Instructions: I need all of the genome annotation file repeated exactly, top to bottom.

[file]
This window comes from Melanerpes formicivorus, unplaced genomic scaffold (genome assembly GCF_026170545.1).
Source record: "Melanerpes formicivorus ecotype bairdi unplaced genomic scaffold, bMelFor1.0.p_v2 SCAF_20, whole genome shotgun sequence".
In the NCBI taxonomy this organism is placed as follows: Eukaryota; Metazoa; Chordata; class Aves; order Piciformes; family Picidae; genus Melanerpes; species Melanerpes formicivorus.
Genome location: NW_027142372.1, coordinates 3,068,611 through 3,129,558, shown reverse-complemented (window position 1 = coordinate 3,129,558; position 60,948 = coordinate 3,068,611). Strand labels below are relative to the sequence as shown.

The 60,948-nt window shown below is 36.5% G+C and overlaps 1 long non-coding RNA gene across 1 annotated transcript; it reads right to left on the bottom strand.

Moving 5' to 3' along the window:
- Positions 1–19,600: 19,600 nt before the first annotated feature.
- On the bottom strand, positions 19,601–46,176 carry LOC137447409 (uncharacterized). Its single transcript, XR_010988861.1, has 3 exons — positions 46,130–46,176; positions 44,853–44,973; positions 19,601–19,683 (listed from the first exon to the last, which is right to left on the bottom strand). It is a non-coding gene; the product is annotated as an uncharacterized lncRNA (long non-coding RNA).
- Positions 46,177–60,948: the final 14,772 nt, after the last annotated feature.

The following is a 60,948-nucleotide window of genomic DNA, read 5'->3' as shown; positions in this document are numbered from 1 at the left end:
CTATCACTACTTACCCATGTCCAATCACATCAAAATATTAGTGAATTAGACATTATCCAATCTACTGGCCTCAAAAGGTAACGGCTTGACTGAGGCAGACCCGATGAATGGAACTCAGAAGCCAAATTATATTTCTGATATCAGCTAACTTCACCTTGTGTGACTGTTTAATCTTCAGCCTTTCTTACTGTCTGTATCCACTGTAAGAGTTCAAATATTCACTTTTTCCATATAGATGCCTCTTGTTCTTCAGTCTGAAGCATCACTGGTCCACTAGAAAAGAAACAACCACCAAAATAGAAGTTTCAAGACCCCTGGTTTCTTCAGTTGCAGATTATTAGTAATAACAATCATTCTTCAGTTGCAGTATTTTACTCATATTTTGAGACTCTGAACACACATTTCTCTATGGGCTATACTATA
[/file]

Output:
This window comes from Melanerpes formicivorus, unplaced genomic scaffold (genome assembly GCF_026170545.1).
Source record: "Melanerpes formicivorus ecotype bairdi unplaced genomic scaffold, bMelFor1.0.p_v2 SCAF_20, whole genome shotgun sequence".
In the NCBI taxonomy this organism is placed as follows: Eukaryota; Metazoa; Chordata; class Aves; order Piciformes; family Picidae; genus Melanerpes; species Melanerpes formicivorus.
Genome location: NW_027142372.1, coordinates 3,068,611 through 3,129,558, shown reverse-complemented (window position 1 = coordinate 3,129,558; position 60,948 = coordinate 3,068,611). Strand labels below are relative to the sequence as shown.

The 60,948-nt window shown below is 36.5% G+C and overlaps 1 long non-coding RNA gene across 1 annotated transcript; it reads right to left on the bottom strand.

Moving 5' to 3' along the window:
- Positions 1–19,600: 19,600 nt before the first annotated feature.
- On the bottom strand, positions 19,601–46,176 carry LOC137447409 (uncharacterized). Its single transcript, XR_010988861.1, has 3 exons — positions 46,130–46,176; positions 44,853–44,973; positions 19,601–19,683 (listed from the first exon to the last, which is right to left on the bottom strand). It is a non-coding gene; the product is annotated as an uncharacterized lncRNA (long non-coding RNA).
- Positions 46,177–60,948: the final 14,772 nt, after the last annotated feature.

The following is a 60,948-nucleotide window of genomic DNA, read 5'->3' as shown; positions in this document are numbered from 1 at the left end:
CTATCACTACTTACCCATGTCCAATCACATCAAAATATTAGTGAATTAGACATTATCCAATCTACTGGCCTCAAAAGGTAACGGCTTGACTGAGGCAGACCCGATGAATGGAACTCAGAAGCCAAATTATATTTCTGATATCAGCTAACTTCACCTTGTGTGACTGTTTAATCTTCAGCCTTTCTTACTGTCTGTATCCACTGTAAGAGTTCAAATATTCACTTTTTCCATATAGATGCCTCTTGTTCTTCAGTCTGAAGCATCACTGGTCCACTAGAAAAGAAACAACCACCAAAATAGAAGTTTCAAGACCCCTGGTTTCTTCAGTTGCAGATTATTAGTAATAACAATCATTCTTCAGTTGCAGTATTTTACTCATATTTTGAGACTCTGAACACACATTTCTCTATGGGCTATACTATA